Related Stories

School for Low-Income Kids: Opening A Door or “Educational Apartheid”?

Soon One In Four Children Will Be Living In Poverty

Growing Homelessness Among Children, Says 60 Minutes

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40 comments

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6:23PM PDT on Apr 18, 2013

Very sad, also the numbers of seniors living in poverty is increasing.

7:39AM PDT on Apr 18, 2013

As long as this keeps happening, it will only get worse.

A 33-year-old man who has fathered 30 kids is asking the state of Tennessee to give him a hand with his child support payments. Desmond Hatchett is having a tough time making ends meet while working a minimum wage job and seeing half of his paycheck get split up between his 11 baby mamas. Incidentally, his score and 10 kids is a record for Knox County, and some of his kids receive as little as $1.49 a month once the money is divvied up. Hatchett last appeared in court in May 2009, when he had a paltry 21 kids to his name and said he had no intention of having more. Somehow, he found a way to add nine more to his legacy, so we're guessing he probably isn't done at 30.

6:19AM PDT on Apr 18, 2013

so sad.

5:14PM PDT on Aug 24, 2011

This is sad and we all need to support in any way we can. There is no reason for any of this in the weathliest country in the world.

6:55PM PDT on Aug 22, 2011

This is so wrong. I support our local food banks and homeless shelters for women and children and the other one in our community for men.

4:36PM PDT on Aug 20, 2011

This is just another example of the great plan to financially break the goverment so corporations/people can take advantage of the less fortunate who live in poverty and are uneducated. Then they can pay them third world wages with no unions to protect them and no benefits almost like slavery for the wealthy!

7:29PM PDT on Aug 19, 2011

this is so sad

7:17PM PDT on Aug 19, 2011

And this is also why it is important to keep programs in schools that help students from low-income households succeed. Lately over the debt crisis, there has been talks of cutting the Trio program which helps many disadvanage students who are from low-income backgrounds succeed academically.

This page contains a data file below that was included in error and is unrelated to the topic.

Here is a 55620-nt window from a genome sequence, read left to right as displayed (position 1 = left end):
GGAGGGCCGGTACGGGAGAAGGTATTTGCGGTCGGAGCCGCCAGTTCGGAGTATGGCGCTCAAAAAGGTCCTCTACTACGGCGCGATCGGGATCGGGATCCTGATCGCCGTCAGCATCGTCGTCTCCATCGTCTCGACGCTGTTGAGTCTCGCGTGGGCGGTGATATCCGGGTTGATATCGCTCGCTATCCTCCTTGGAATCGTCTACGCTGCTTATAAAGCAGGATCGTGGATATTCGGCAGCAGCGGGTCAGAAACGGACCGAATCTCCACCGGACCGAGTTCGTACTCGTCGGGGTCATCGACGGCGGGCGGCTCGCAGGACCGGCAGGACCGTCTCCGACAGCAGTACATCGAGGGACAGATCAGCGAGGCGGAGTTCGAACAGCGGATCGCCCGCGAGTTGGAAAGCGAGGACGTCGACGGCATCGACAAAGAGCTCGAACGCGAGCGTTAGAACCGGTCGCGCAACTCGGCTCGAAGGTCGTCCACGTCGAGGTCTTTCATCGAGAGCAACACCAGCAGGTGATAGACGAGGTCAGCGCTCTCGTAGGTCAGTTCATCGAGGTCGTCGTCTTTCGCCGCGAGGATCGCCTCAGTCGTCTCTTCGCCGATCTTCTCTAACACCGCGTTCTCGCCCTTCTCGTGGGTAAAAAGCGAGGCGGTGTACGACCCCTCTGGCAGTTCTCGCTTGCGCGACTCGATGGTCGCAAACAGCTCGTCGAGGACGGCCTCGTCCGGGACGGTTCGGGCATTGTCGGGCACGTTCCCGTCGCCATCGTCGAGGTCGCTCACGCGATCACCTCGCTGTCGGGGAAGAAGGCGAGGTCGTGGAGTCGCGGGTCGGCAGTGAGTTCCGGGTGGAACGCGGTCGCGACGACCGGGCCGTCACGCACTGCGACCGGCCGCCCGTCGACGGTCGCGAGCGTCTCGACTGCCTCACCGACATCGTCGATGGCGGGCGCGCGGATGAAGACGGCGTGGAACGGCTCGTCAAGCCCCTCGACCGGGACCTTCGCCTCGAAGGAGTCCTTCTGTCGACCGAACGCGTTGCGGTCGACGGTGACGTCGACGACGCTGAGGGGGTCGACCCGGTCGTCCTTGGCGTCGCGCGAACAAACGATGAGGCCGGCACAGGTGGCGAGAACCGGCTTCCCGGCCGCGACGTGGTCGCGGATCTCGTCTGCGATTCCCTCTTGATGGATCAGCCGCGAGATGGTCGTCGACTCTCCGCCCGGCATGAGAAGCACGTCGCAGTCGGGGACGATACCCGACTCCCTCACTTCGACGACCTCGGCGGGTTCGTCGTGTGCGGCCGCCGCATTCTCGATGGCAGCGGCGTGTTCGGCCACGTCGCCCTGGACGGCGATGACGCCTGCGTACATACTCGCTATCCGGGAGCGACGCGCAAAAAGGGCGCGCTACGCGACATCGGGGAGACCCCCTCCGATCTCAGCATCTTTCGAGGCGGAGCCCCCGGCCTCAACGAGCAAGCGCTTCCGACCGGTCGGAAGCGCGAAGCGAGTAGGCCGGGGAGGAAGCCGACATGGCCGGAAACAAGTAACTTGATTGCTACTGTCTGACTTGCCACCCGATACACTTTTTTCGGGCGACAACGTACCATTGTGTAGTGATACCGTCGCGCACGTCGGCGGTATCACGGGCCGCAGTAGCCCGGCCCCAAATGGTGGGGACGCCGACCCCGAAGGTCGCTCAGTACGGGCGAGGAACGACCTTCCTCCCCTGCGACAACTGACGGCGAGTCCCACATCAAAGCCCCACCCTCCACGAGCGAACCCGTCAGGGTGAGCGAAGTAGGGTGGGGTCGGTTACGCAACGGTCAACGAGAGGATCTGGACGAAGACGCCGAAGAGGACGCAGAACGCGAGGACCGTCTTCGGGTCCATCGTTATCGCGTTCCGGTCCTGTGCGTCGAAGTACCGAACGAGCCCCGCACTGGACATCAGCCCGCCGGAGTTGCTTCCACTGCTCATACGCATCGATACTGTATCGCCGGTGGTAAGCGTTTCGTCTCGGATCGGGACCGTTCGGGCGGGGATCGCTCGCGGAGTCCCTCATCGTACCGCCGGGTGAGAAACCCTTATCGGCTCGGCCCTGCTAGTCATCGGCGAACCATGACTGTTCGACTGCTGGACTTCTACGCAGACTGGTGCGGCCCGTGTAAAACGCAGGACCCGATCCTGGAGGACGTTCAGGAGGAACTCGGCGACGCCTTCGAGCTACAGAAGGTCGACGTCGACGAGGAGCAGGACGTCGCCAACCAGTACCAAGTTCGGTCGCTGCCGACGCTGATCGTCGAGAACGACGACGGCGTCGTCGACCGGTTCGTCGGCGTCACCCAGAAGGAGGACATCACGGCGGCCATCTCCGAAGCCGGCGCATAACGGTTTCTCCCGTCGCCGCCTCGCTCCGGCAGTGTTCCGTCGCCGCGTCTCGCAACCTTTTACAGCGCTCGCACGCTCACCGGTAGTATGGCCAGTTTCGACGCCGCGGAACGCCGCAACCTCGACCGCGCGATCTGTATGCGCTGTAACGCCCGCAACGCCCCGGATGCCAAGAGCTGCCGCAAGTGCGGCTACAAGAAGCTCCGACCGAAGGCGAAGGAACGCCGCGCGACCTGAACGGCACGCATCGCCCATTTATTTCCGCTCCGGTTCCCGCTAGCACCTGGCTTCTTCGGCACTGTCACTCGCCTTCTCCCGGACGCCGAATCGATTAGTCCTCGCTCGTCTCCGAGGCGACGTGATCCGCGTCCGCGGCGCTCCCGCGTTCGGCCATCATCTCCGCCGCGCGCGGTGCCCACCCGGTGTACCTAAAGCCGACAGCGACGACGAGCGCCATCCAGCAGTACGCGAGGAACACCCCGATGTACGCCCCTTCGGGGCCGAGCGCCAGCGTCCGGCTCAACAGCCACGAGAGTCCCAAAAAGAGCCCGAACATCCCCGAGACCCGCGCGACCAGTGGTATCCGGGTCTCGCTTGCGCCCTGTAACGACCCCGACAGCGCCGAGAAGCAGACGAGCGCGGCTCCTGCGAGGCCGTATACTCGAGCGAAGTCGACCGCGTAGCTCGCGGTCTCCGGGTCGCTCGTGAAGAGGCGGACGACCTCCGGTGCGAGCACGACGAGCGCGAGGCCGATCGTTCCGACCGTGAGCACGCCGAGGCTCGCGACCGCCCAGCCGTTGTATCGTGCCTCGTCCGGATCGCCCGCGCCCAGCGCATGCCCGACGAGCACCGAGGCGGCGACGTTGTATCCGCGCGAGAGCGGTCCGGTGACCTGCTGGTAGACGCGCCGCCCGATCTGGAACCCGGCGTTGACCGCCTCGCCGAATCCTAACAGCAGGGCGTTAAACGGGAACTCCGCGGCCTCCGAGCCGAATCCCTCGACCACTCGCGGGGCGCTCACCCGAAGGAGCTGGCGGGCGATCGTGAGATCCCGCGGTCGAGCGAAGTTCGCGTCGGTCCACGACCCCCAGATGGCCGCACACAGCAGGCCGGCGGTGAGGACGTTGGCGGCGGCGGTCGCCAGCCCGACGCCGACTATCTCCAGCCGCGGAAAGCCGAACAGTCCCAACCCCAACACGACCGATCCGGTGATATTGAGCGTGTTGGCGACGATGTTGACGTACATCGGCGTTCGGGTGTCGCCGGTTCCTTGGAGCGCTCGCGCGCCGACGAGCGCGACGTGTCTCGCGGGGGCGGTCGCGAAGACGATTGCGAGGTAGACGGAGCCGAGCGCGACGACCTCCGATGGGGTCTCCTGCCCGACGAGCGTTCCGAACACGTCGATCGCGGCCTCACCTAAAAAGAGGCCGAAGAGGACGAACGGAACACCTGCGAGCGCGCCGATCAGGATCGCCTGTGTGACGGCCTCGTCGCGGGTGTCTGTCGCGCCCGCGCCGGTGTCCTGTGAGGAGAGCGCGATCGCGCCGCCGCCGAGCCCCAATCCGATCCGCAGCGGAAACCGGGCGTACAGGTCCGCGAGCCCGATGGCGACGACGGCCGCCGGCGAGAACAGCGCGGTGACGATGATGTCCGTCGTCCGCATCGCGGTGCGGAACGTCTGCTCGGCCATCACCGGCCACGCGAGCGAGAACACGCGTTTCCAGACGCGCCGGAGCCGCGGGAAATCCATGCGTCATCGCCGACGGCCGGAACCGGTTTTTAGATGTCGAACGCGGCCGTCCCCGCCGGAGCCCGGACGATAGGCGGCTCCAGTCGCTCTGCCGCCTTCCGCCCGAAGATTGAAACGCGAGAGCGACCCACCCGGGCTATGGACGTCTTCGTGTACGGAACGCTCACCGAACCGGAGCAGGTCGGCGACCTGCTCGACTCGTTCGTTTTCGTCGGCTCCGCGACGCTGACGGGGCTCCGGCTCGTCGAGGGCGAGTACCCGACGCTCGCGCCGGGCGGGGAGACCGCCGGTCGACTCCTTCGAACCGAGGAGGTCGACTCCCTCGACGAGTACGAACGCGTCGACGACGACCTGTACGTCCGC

It has been hard for the poor, and who knows what will come next. There are many problems those individuals hold, as the article and many others have already commented on. There is also a psychological effect for those children too that tells them they cannot succeed which may or may not develop into a mental disorder.

http://www.radpsynet.org/journal/vol6-1/ramon.htm
http://www.camillushouse.org/camillus_resources/homelessness.php

9:49AM PDT on Aug 19, 2011

This should open your eyes to how people in America are treated and considered sheep for the corporations to use at their disposal, including war. The Koch Klowns have demonstrated this by buying the school board to keep YOUR children stupid and ignorant. Smart and informed people don't make good slaves, they rebel too much.

6:05AM PDT on Aug 19, 2011

You would think this would go far in dispelling the America "greatness" myth but I doubt these numbers will make any difference in how we approach poverty or our fellow citizens. The government and corporations have us right where they want us: fighting amongest ourselves when we're not busy surviving on what little we have left.

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Recent Comments from Causes

Alot of people could become slaves too, by crossing borders illegally without any documentation..

Would you like them to be able to sit back and put their feet up?! Not exactly punishment!!